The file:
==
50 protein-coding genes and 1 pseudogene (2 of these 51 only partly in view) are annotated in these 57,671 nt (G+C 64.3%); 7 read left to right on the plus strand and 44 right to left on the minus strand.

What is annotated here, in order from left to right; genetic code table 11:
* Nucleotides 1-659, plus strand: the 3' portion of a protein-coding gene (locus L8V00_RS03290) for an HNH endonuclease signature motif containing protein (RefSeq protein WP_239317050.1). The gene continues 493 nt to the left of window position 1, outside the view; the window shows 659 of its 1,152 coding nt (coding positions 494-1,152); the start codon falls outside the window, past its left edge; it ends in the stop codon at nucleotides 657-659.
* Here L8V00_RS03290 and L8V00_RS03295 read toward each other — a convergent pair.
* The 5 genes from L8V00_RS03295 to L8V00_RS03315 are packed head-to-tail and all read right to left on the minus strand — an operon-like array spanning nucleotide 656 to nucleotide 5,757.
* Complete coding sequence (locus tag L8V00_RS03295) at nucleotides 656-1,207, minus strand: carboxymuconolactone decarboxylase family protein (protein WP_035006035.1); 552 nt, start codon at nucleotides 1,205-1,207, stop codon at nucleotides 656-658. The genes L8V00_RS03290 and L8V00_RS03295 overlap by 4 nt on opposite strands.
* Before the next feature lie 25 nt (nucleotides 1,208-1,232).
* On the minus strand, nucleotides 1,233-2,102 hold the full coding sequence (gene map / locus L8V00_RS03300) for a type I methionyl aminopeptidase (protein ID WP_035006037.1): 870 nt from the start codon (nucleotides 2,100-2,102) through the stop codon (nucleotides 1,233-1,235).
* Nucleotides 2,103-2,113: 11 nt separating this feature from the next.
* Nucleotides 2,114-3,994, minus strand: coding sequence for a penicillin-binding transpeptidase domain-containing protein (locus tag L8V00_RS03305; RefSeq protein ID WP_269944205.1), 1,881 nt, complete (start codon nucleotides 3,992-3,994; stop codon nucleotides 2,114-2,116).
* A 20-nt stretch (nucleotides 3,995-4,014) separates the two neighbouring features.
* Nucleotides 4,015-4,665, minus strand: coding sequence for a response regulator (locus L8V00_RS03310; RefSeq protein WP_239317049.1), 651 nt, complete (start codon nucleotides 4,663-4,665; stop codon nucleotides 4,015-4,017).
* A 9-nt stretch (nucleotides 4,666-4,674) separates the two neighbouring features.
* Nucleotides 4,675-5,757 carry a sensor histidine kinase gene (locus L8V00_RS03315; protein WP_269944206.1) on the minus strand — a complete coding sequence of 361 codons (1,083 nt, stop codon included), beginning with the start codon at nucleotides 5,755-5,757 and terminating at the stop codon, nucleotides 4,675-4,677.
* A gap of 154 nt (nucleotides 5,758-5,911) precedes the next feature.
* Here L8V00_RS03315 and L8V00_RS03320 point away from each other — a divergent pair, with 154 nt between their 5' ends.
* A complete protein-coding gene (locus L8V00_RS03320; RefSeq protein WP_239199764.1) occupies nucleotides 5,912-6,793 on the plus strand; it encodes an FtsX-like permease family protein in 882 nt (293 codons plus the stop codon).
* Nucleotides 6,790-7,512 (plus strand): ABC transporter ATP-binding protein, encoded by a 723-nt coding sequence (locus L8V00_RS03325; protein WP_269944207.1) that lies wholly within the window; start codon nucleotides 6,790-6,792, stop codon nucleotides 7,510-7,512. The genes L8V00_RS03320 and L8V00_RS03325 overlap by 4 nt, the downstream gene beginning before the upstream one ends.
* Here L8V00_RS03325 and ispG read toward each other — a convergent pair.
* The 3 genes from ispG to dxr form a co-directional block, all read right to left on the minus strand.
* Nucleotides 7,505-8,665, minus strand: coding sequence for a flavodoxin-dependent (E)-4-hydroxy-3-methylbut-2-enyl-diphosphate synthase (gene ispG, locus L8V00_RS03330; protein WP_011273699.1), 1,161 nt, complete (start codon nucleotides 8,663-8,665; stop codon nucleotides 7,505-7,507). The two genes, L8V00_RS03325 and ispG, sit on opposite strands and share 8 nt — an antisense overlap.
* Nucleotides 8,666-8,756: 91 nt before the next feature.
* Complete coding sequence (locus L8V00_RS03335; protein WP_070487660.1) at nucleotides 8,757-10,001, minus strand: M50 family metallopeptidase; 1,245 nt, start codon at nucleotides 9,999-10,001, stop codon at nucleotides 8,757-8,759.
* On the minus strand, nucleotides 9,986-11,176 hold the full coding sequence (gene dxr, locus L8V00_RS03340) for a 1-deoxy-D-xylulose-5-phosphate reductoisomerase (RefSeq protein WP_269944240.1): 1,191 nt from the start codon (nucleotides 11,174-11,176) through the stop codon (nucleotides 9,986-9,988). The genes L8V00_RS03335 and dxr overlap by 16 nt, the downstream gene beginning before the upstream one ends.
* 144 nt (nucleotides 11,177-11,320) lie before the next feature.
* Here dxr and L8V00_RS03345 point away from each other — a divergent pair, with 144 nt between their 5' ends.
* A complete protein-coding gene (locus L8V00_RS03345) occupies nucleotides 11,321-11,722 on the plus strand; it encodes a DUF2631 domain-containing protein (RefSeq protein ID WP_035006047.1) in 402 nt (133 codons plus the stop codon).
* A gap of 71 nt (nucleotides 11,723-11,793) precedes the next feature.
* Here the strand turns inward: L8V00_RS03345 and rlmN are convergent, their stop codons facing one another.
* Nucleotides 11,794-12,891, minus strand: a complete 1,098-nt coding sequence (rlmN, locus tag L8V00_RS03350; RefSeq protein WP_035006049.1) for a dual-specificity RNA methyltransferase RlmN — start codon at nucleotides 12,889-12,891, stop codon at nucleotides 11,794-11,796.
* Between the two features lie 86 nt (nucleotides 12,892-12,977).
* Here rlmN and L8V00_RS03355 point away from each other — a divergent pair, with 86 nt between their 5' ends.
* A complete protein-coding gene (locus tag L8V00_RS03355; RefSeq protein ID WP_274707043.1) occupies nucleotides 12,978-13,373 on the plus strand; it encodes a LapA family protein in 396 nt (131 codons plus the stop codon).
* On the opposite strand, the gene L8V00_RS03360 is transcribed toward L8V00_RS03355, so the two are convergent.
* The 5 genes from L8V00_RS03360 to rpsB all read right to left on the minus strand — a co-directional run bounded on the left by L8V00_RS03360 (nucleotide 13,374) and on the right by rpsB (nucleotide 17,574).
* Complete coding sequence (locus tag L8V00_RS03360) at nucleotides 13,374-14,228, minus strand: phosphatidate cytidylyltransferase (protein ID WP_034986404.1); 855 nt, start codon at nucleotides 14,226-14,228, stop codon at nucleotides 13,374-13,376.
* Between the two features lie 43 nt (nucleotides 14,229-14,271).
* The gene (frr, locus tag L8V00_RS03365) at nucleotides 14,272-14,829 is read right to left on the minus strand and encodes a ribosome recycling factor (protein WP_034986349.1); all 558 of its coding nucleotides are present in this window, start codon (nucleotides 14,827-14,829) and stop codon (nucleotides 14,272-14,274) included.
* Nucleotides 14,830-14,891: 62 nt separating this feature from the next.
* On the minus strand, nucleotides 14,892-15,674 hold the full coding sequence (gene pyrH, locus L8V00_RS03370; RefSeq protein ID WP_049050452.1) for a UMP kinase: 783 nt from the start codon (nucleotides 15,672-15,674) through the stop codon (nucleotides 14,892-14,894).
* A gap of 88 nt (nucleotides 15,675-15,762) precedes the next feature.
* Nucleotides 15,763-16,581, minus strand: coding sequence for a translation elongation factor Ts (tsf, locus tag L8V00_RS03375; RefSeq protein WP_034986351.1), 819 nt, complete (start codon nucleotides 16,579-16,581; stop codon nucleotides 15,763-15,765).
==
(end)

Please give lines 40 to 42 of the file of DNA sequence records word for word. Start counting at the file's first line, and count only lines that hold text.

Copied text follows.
* On the minus strand, nucleotides 14,892-15,674 hold the full coding sequence (gene pyrH, locus L8V00_RS03370; RefSeq protein ID WP_049050452.1) for a UMP kinase: 783 nt from the start codon (nucleotides 15,672-15,674) through the stop codon (nucleotides 14,892-14,894).
* A gap of 88 nt (nucleotides 15,675-15,762) precedes the next feature.
* Nucleotides 15,763-16,581, minus strand: coding sequence for a translation elongation factor Ts (tsf, locus tag L8V00_RS03375; RefSeq protein WP_034986351.1), 819 nt, complete (start codon nucleotides 16,579-16,581; stop codon nucleotides 15,763-15,765).